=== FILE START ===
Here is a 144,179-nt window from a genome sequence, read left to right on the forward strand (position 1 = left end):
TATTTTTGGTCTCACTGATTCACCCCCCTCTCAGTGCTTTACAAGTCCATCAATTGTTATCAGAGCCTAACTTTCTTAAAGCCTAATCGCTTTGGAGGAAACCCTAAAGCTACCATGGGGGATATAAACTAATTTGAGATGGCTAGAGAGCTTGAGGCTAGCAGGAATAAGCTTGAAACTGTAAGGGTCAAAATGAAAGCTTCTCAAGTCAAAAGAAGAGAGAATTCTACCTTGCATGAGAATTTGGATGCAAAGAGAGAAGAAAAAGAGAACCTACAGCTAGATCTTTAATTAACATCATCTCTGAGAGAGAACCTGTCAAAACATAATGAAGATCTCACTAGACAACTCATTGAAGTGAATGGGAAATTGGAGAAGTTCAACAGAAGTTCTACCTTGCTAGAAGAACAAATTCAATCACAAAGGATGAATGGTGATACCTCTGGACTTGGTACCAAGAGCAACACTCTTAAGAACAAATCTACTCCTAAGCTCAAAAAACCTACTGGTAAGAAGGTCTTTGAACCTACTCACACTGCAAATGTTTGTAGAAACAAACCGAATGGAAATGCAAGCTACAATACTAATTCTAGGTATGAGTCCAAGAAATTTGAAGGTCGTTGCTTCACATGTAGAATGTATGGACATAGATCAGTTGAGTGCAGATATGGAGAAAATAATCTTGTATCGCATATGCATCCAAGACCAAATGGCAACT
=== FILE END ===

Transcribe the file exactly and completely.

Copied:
Here is a 144,179-nt window from a genome sequence, read left to right on the forward strand (position 1 = left end):
TATTTTTGGTCTCACTGATTCACCCCCCTCTCAGTGCTTTACAAGTCCATCAATTGTTATCAGAGCCTAACTTTCTTAAAGCCTAATCGCTTTGGAGGAAACCCTAAAGCTACCATGGGGGATATAAACTAATTTGAGATGGCTAGAGAGCTTGAGGCTAGCAGGAATAAGCTTGAAACTGTAAGGGTCAAAATGAAAGCTTCTCAAGTCAAAAGAAGAGAGAATTCTACCTTGCATGAGAATTTGGATGCAAAGAGAGAAGAAAAAGAGAACCTACAGCTAGATCTTTAATTAACATCATCTCTGAGAGAGAACCTGTCAAAACATAATGAAGATCTCACTAGACAACTCATTGAAGTGAATGGGAAATTGGAGAAGTTCAACAGAAGTTCTACCTTGCTAGAAGAACAAATTCAATCACAAAGGATGAATGGTGATACCTCTGGACTTGGTACCAAGAGCAACACTCTTAAGAACAAATCTACTCCTAAGCTCAAAAAACCTACTGGTAAGAAGGTCTTTGAACCTACTCACACTGCAAATGTTTGTAGAAACAAACCGAATGGAAATGCAAGCTACAATACTAATTCTAGGTATGAGTCCAAGAAATTTGAAGGTCGTTGCTTCACATGTAGAATGTATGGACATAGATCAGTTGAGTGCAGATATGGAGAAAATAATCTTGTATCGCATATGCATCCAAGACCAAATGGCAACT